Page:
Hi, I’m Noah.
I’m a second-year Ph.D. student in Northwestern University’s unique Technology and Social Behavior program, a joint Ph.D. in Computer Science and Communication Studies. I am a member of the CollabLab, and work with the Web Use Project, as well.
My interests range from traditional Human–Computer Interaction — that is, creating usable, enjoyable interfaces through research and design — to ubiquitous, pervasive, and urban computing, to the sociological impacts of technologically-mediated communication in all its forms. These include how social norms emerge in mediated contexts as well as how those new normative behaviors affect offline behavior in social contexts.
Current projects include studying emoticon use and search behavior.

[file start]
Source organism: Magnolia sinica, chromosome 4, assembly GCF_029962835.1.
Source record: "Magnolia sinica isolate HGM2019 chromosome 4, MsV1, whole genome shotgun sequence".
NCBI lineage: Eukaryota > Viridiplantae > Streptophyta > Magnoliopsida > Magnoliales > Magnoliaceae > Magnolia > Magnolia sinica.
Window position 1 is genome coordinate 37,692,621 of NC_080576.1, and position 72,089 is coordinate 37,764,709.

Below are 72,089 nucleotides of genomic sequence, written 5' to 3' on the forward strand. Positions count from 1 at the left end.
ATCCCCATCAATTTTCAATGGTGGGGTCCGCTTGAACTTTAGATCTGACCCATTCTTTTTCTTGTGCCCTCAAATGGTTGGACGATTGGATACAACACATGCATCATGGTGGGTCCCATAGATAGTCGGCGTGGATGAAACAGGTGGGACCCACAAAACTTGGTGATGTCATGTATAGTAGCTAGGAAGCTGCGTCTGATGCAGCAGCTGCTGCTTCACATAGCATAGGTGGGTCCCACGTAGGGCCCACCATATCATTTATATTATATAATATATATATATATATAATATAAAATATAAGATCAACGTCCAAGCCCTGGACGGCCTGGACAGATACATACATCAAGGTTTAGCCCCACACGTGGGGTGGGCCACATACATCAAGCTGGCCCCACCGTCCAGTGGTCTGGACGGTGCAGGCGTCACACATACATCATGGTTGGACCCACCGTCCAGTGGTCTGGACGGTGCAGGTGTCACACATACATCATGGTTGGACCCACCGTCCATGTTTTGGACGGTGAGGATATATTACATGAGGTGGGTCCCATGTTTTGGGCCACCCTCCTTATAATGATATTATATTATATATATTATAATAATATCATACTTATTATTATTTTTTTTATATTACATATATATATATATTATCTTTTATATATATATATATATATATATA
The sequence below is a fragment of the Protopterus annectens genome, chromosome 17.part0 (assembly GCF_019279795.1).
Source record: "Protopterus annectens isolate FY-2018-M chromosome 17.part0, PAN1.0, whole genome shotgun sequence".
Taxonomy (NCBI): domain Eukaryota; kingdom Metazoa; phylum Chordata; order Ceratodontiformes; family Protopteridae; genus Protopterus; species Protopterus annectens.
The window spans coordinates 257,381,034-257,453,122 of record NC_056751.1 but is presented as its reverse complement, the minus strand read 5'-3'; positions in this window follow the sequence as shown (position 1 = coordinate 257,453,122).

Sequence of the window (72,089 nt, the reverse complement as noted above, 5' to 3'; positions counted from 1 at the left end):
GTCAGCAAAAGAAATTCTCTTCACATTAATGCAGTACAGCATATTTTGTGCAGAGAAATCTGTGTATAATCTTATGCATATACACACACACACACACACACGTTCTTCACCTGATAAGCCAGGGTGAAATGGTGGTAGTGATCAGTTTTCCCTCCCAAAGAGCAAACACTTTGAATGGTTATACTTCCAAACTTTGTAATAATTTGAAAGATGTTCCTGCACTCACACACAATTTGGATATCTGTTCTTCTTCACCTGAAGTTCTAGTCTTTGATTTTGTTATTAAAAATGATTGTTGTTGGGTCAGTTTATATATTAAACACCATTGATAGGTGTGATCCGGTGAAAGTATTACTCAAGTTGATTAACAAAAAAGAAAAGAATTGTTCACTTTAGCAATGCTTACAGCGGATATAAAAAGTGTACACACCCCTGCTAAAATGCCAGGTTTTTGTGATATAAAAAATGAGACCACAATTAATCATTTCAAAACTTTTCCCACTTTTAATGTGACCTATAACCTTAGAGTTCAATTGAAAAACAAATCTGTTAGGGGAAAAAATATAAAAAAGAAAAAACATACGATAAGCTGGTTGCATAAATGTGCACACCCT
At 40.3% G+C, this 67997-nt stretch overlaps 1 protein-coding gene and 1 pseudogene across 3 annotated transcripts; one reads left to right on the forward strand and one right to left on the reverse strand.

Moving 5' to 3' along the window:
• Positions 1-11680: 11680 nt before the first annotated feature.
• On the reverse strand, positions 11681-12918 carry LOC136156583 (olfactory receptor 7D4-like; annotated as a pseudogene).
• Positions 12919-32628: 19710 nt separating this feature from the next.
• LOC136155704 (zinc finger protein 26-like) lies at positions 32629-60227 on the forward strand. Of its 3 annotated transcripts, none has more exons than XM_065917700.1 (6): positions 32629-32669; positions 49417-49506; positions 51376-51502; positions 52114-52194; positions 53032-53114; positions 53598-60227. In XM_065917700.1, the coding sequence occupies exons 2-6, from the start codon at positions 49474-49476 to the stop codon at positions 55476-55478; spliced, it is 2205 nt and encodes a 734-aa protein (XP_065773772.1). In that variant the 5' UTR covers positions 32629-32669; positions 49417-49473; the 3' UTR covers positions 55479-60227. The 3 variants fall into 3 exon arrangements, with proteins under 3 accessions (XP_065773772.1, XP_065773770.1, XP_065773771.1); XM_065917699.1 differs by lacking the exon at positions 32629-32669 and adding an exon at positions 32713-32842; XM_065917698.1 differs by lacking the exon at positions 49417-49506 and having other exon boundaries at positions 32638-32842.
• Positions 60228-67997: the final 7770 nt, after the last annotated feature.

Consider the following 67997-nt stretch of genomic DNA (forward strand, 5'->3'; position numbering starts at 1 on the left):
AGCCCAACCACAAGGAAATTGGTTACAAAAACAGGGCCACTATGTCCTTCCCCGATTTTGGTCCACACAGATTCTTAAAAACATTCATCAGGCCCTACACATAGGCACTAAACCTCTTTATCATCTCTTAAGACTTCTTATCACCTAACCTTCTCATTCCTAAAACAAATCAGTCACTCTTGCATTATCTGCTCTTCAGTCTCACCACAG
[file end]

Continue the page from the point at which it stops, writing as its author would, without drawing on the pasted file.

I hope my work will shed light on how networked/pervasive/public/personal/mobile computing and communication impacts behavior within and outside those systems, both individually and collectively.
I have a Master’s in HCI from the University of Michigan School of Information. My undergraduate work was in electrical engineering (signal processing and communications systems), also at the University of Michigan. The transition from the purely technical, through technology at the individual level (traditional HCI), to technology at the cultural and societal levels was unexpected, but awesome.
Outside of the lab, I’m a sax player, I practice yoga less frequently than I should, I sing in Northwestern’s grad student a cappella group, I enjoy doing live audio, and I can usually be seen interacting with one or more Apple products.